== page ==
Attending religious services might make you feel holier, but does it make you feel healthier?
That's what a group of researchers from University College London in the United Kingdom recently tried to find out. In their study, published in the journal Social Science and Medicine, the researchers looked at a survey taken of 39,701 individuals ages 15 and over in 26 European countries. Those people reported how frequently they attended religious services (of any denomination and kind, besides social occasions like weddings or funerals) and assessed their own health; they also provided other details, such as their education level and degrees of social contact and isolation.
The results showed association between regular attendance (more than once a week) at religious services and good self-reported health across Europe. But there were some important qualifications. For one, this association was more true for men than for women, and it was also stronger for those with less education. Plus, one's amount of social contact mattered: Men who were the most socially isolated showed the strongest connection between attending services and positive health. These results were not as strong for women.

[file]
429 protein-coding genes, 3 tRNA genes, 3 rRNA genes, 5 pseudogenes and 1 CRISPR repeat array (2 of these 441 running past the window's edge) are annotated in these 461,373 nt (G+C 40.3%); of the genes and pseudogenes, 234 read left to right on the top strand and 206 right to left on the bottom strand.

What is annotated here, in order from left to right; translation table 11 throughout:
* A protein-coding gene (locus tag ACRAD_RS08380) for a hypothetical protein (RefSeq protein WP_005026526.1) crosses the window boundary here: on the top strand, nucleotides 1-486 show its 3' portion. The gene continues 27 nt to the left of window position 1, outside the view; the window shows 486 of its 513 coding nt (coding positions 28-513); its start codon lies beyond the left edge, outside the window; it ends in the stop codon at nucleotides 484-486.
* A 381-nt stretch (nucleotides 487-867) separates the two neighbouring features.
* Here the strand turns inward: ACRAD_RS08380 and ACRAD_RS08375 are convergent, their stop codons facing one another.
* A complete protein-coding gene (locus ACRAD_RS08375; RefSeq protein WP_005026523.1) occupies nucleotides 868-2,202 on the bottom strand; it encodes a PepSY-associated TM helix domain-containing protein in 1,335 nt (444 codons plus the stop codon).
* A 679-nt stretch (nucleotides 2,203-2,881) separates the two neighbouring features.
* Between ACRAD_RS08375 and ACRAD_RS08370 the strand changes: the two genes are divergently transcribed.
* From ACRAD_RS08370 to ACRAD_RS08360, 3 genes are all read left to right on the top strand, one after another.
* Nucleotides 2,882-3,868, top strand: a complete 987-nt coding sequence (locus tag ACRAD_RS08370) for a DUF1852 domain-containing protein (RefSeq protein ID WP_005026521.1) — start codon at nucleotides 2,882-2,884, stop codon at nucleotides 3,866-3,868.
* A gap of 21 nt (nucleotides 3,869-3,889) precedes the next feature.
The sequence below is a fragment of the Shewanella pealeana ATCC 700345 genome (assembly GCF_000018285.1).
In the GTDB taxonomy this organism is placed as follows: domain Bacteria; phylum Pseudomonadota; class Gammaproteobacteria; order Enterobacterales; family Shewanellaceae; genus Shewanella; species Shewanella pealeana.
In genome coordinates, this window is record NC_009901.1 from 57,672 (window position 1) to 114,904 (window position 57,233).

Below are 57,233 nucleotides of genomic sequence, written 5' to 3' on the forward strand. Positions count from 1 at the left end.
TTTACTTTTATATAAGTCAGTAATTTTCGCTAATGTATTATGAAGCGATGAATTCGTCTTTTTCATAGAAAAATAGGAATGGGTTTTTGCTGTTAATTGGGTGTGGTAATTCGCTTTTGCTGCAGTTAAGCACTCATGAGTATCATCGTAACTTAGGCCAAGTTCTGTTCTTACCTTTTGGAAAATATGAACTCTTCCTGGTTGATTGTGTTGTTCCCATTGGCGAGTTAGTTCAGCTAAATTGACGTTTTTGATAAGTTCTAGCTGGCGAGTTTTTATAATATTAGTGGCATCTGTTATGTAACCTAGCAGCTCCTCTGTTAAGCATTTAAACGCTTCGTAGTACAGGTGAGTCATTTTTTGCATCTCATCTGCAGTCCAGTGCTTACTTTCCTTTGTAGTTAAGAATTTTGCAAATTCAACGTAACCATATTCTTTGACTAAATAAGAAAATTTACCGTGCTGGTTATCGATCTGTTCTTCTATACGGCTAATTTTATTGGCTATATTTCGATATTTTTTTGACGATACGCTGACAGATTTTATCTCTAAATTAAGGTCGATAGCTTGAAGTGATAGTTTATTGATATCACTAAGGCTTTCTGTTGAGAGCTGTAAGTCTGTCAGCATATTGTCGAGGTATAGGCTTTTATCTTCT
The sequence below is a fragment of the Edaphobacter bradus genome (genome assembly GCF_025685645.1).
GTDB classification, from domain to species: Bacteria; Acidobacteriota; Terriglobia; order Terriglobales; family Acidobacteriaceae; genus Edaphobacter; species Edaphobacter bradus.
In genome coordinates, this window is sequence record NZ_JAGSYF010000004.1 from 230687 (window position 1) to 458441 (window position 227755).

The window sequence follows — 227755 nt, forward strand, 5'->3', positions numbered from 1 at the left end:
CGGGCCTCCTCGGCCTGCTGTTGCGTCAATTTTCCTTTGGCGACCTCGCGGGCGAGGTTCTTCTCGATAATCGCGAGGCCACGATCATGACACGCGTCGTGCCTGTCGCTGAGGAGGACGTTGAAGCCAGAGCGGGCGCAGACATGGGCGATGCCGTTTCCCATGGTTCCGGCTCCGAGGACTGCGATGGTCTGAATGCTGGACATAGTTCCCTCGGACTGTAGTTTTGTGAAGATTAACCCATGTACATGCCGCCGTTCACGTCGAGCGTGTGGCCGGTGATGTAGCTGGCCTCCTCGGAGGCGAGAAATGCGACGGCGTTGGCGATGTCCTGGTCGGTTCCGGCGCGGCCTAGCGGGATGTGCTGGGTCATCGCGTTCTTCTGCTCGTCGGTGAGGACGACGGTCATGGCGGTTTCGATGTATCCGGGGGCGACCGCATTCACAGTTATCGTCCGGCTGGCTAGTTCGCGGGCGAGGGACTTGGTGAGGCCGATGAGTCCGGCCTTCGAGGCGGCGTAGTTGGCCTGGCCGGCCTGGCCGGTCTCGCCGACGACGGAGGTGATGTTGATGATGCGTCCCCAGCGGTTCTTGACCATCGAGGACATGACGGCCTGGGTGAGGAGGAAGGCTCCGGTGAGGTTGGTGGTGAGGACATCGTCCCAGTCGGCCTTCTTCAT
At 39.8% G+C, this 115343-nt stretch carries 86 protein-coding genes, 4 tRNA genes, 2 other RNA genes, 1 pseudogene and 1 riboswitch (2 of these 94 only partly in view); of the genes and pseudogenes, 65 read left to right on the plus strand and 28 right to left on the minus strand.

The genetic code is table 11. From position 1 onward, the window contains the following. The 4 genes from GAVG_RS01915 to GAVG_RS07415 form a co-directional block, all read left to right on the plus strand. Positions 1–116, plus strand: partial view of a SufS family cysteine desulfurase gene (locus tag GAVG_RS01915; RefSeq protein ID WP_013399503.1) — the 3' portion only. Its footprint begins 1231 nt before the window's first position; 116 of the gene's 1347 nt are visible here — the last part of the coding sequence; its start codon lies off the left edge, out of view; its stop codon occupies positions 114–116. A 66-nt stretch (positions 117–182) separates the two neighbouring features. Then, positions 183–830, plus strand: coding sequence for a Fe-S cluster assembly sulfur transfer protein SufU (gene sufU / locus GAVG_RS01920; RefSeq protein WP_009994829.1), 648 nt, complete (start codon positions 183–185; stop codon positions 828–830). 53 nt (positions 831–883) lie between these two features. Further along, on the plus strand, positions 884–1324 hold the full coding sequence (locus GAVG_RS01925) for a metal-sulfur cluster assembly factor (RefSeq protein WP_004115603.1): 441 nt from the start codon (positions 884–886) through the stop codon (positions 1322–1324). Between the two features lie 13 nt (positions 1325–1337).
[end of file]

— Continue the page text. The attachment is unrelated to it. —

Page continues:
Based on their data, the researchers couldn't determine whether attending services directly caused people's health to improve, just that the two seemed linked. However, they speculate that attending religious services might improve health because it boosts social contact and decreases social isolation—factors that contribute to good health, according to other research. "Religious involvement may be a source of social capital and resilience," write the researchers, noting that the social contact services provide might offer special benefits to people at a high risk for stress, such as those from low socioeconomic backgrounds or of poor chronic health.
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About The Author
Vida Manzo is a Goldberg Undergraduate Research Fellow at the Greater Good Science Center.